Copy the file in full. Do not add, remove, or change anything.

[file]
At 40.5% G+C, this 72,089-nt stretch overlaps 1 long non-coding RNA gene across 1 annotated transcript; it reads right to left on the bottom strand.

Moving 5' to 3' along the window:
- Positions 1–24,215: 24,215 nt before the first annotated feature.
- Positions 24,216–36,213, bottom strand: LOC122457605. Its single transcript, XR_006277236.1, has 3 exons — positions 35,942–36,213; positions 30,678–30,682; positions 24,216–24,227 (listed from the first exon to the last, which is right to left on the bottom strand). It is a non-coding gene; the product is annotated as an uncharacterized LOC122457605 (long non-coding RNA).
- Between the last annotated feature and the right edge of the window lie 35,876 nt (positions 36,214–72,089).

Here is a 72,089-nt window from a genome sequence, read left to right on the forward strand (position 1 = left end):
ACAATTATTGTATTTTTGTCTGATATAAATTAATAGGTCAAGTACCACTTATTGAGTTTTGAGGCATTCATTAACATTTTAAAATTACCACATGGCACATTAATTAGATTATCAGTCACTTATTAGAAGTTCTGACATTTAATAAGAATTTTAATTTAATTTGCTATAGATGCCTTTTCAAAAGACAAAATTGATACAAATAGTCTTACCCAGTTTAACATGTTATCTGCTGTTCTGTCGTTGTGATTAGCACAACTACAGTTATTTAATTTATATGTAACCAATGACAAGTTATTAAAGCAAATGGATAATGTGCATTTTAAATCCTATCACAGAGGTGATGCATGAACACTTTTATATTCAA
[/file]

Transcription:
At 40.5% G+C, this 72,089-nt stretch overlaps 1 long non-coding RNA gene across 1 annotated transcript; it reads right to left on the bottom strand.

Moving 5' to 3' along the window:
- Positions 1–24,215: 24,215 nt before the first annotated feature.
- Positions 24,216–36,213, bottom strand: LOC122457605. Its single transcript, XR_006277236.1, has 3 exons — positions 35,942–36,213; positions 30,678–30,682; positions 24,216–24,227 (listed from the first exon to the last, which is right to left on the bottom strand). It is a non-coding gene; the product is annotated as an uncharacterized LOC122457605 (long non-coding RNA).
- Between the last annotated feature and the right edge of the window lie 35,876 nt (positions 36,214–72,089).

Here is a 72,089-nt window from a genome sequence, read left to right on the forward strand (position 1 = left end):
ACAATTATTGTATTTTTGTCTGATATAAATTAATAGGTCAAGTACCACTTATTGAGTTTTGAGGCATTCATTAACATTTTAAAATTACCACATGGCACATTAATTAGATTATCAGTCACTTATTAGAAGTTCTGACATTTAATAAGAATTTTAATTTAATTTGCTATAGATGCCTTTTCAAAAGACAAAATTGATACAAATAGTCTTACCCAGTTTAACATGTTATCTGCTGTTCTGTCGTTGTGATTAGCACAACTACAGTTATTTAATTTATATGTAACCAATGACAAGTTATTAAAGCAAATGGATAATGTGCATTTTAAATCCTATCACAGAGGTGATGCATGAACACTTTTATATTCAA